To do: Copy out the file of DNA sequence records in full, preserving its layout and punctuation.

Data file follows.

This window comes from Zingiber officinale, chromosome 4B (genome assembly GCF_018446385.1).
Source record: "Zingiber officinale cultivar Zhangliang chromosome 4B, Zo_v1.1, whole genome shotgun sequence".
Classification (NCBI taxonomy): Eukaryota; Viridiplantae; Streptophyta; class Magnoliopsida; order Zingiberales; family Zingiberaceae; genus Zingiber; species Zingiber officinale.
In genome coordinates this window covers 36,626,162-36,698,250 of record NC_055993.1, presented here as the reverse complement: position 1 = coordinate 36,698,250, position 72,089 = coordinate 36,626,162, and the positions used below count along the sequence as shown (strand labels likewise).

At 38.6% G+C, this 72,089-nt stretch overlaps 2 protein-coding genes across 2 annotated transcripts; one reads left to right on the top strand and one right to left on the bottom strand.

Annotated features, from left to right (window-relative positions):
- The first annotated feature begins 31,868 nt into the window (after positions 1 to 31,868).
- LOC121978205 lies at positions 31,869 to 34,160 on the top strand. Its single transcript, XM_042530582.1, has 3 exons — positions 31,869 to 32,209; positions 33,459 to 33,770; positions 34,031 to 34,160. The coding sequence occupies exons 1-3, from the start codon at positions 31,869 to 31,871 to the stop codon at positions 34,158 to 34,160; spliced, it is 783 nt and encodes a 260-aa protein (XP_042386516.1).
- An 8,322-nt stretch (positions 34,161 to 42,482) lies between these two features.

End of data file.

This window comes from Zingiber officinale, chromosome 4B (genome assembly GCF_018446385.1).
Source record: "Zingiber officinale cultivar Zhangliang chromosome 4B, Zo_v1.1, whole genome shotgun sequence".
Classification (NCBI taxonomy): Eukaryota; Viridiplantae; Streptophyta; class Magnoliopsida; order Zingiberales; family Zingiberaceae; genus Zingiber; species Zingiber officinale.
In genome coordinates this window covers 36,626,162-36,698,250 of record NC_055993.1, presented here as the reverse complement: position 1 = coordinate 36,698,250, position 72,089 = coordinate 36,626,162, and the positions used below count along the sequence as shown (strand labels likewise).

At 38.6% G+C, this 72,089-nt stretch overlaps 2 protein-coding genes across 2 annotated transcripts; one reads left to right on the top strand and one right to left on the bottom strand.

Annotated features, from left to right (window-relative positions):
- The first annotated feature begins 31,868 nt into the window (after positions 1 to 31,868).
- LOC121978205 lies at positions 31,869 to 34,160 on the top strand. Its single transcript, XM_042530582.1, has 3 exons — positions 31,869 to 32,209; positions 33,459 to 33,770; positions 34,031 to 34,160. The coding sequence occupies exons 1-3, from the start codon at positions 31,869 to 31,871 to the stop codon at positions 34,158 to 34,160; spliced, it is 783 nt and encodes a 260-aa protein (XP_042386516.1).
- An 8,322-nt stretch (positions 34,161 to 42,482) lies between these two features.